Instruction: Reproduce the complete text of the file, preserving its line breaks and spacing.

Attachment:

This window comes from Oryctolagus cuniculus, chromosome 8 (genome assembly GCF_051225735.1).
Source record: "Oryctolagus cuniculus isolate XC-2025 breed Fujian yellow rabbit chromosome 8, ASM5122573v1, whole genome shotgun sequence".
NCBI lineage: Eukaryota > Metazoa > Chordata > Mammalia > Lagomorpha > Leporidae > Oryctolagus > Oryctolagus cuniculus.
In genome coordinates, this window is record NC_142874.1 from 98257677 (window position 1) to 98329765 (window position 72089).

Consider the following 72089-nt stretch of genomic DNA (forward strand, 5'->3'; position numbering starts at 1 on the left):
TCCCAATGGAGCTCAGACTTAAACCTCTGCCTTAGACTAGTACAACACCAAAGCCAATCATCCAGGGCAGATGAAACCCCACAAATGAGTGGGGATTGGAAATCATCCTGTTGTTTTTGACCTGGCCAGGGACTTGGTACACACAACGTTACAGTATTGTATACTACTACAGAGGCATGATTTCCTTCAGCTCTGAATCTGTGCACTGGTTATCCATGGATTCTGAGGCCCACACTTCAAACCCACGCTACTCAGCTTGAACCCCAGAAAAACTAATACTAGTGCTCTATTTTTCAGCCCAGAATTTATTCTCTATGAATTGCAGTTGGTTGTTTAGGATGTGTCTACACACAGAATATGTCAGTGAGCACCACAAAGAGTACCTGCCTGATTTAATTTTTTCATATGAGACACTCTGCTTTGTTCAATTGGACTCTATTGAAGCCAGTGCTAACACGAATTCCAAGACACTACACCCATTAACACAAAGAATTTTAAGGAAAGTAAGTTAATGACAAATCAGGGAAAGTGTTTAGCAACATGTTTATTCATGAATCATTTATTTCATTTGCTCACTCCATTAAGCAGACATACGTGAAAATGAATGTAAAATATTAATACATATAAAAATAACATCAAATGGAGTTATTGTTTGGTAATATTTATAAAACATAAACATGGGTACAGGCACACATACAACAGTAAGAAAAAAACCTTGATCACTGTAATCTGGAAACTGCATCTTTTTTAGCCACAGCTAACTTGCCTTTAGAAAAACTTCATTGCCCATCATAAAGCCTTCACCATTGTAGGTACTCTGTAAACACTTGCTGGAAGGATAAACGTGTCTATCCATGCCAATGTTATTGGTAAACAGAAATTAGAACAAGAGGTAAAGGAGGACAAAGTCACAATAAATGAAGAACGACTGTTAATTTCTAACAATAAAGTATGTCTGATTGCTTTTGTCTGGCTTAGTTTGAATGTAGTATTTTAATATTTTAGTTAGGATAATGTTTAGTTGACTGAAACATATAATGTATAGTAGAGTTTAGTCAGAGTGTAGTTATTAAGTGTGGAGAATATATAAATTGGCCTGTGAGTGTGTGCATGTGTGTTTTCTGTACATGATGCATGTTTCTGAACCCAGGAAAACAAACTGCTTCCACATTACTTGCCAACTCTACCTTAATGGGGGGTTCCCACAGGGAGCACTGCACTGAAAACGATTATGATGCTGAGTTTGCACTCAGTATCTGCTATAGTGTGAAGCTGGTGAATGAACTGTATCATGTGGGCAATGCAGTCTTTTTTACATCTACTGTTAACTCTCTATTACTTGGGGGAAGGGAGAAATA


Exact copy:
This window comes from Oryctolagus cuniculus, chromosome 8 (genome assembly GCF_051225735.1).
Source record: "Oryctolagus cuniculus isolate XC-2025 breed Fujian yellow rabbit chromosome 8, ASM5122573v1, whole genome shotgun sequence".
NCBI lineage: Eukaryota > Metazoa > Chordata > Mammalia > Lagomorpha > Leporidae > Oryctolagus > Oryctolagus cuniculus.
In genome coordinates, this window is record NC_142874.1 from 98257677 (window position 1) to 98329765 (window position 72089).

Consider the following 72089-nt stretch of genomic DNA (forward strand, 5'->3'; position numbering starts at 1 on the left):
TCCCAATGGAGCTCAGACTTAAACCTCTGCCTTAGACTAGTACAACACCAAAGCCAATCATCCAGGGCAGATGAAACCCCACAAATGAGTGGGGATTGGAAATCATCCTGTTGTTTTTGACCTGGCCAGGGACTTGGTACACACAACGTTACAGTATTGTATACTACTACAGAGGCATGATTTCCTTCAGCTCTGAATCTGTGCACTGGTTATCCATGGATTCTGAGGCCCACACTTCAAACCCACGCTACTCAGCTTGAACCCCAGAAAAACTAATACTAGTGCTCTATTTTTCAGCCCAGAATTTATTCTCTATGAATTGCAGTTGGTTGTTTAGGATGTGTCTACACACAGAATATGTCAGTGAGCACCACAAAGAGTACCTGCCTGATTTAATTTTTTCATATGAGACACTCTGCTTTGTTCAATTGGACTCTATTGAAGCCAGTGCTAACACGAATTCCAAGACACTACACCCATTAACACAAAGAATTTTAAGGAAAGTAAGTTAATGACAAATCAGGGAAAGTGTTTAGCAACATGTTTATTCATGAATCATTTATTTCATTTGCTCACTCCATTAAGCAGACATACGTGAAAATGAATGTAAAATATTAATACATATAAAAATAACATCAAATGGAGTTATTGTTTGGTAATATTTATAAAACATAAACATGGGTACAGGCACACATACAACAGTAAGAAAAAAACCTTGATCACTGTAATCTGGAAACTGCATCTTTTTTAGCCACAGCTAACTTGCCTTTAGAAAAACTTCATTGCCCATCATAAAGCCTTCACCATTGTAGGTACTCTGTAAACACTTGCTGGAAGGATAAACGTGTCTATCCATGCCAATGTTATTGGTAAACAGAAATTAGAACAAGAGGTAAAGGAGGACAAAGTCACAATAAATGAAGAACGACTGTTAATTTCTAACAATAAAGTATGTCTGATTGCTTTTGTCTGGCTTAGTTTGAATGTAGTATTTTAATATTTTAGTTAGGATAATGTTTAGTTGACTGAAACATATAATGTATAGTAGAGTTTAGTCAGAGTGTAGTTATTAAGTGTGGAGAATATATAAATTGGCCTGTGAGTGTGTGCATGTGTGTTTTCTGTACATGATGCATGTTTCTGAACCCAGGAAAACAAACTGCTTCCACATTACTTGCCAACTCTACCTTAATGGGGGGTTCCCACAGGGAGCACTGCACTGAAAACGATTATGATGCTGAGTTTGCACTCAGTATCTGCTATAGTGTGAAGCTGGTGAATGAACTGTATCATGTGGGCAATGCAGTCTTTTTTACATCTACTGTTAACTCTCTATTACTTGGGGGAAGGGAGAAATA